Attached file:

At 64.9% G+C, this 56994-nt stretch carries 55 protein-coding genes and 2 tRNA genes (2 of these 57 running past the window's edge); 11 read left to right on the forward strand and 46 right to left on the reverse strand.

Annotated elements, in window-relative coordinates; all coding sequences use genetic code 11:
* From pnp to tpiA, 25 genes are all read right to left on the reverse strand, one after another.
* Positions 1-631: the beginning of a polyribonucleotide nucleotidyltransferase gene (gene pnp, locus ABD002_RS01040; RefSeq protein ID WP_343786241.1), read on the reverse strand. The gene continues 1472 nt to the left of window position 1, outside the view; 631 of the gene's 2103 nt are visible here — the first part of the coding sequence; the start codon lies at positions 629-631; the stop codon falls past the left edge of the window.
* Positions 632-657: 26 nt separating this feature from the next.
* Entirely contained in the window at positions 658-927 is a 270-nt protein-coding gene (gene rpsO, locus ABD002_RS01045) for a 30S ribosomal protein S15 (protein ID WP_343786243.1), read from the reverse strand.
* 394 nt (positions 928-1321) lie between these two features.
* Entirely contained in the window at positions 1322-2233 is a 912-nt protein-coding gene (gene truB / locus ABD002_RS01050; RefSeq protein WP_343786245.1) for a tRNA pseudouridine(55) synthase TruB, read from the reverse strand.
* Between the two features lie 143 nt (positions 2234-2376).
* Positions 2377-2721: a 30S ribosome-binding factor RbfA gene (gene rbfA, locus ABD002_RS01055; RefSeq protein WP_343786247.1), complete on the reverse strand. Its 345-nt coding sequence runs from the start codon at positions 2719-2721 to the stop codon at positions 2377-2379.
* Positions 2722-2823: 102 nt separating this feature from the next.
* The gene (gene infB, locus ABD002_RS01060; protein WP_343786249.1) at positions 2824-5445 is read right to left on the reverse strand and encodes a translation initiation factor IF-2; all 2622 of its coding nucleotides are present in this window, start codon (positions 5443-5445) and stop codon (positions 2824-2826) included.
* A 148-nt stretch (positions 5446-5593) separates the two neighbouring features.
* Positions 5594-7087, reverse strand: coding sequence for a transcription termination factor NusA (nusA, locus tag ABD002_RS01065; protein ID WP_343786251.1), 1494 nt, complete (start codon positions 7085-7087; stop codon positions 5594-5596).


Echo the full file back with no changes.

At 64.9% G+C, this 56994-nt stretch carries 55 protein-coding genes and 2 tRNA genes (2 of these 57 running past the window's edge); 11 read left to right on the forward strand and 46 right to left on the reverse strand.

Annotated elements, in window-relative coordinates; all coding sequences use genetic code 11:
* From pnp to tpiA, 25 genes are all read right to left on the reverse strand, one after another.
* Positions 1-631: the beginning of a polyribonucleotide nucleotidyltransferase gene (gene pnp, locus ABD002_RS01040; RefSeq protein ID WP_343786241.1), read on the reverse strand. The gene continues 1472 nt to the left of window position 1, outside the view; 631 of the gene's 2103 nt are visible here — the first part of the coding sequence; the start codon lies at positions 629-631; the stop codon falls past the left edge of the window.
* Positions 632-657: 26 nt separating this feature from the next.
* Entirely contained in the window at positions 658-927 is a 270-nt protein-coding gene (gene rpsO, locus ABD002_RS01045) for a 30S ribosomal protein S15 (protein ID WP_343786243.1), read from the reverse strand.
* 394 nt (positions 928-1321) lie between these two features.
* Entirely contained in the window at positions 1322-2233 is a 912-nt protein-coding gene (gene truB / locus ABD002_RS01050; RefSeq protein WP_343786245.1) for a tRNA pseudouridine(55) synthase TruB, read from the reverse strand.
* Between the two features lie 143 nt (positions 2234-2376).
* Positions 2377-2721: a 30S ribosome-binding factor RbfA gene (gene rbfA, locus ABD002_RS01055; RefSeq protein WP_343786247.1), complete on the reverse strand. Its 345-nt coding sequence runs from the start codon at positions 2719-2721 to the stop codon at positions 2377-2379.
* Positions 2722-2823: 102 nt separating this feature from the next.
* The gene (gene infB, locus ABD002_RS01060; protein WP_343786249.1) at positions 2824-5445 is read right to left on the reverse strand and encodes a translation initiation factor IF-2; all 2622 of its coding nucleotides are present in this window, start codon (positions 5443-5445) and stop codon (positions 2824-2826) included.
* A 148-nt stretch (positions 5446-5593) separates the two neighbouring features.
* Positions 5594-7087, reverse strand: coding sequence for a transcription termination factor NusA (nusA, locus tag ABD002_RS01065; protein ID WP_343786251.1), 1494 nt, complete (start codon positions 7085-7087; stop codon positions 5594-5596).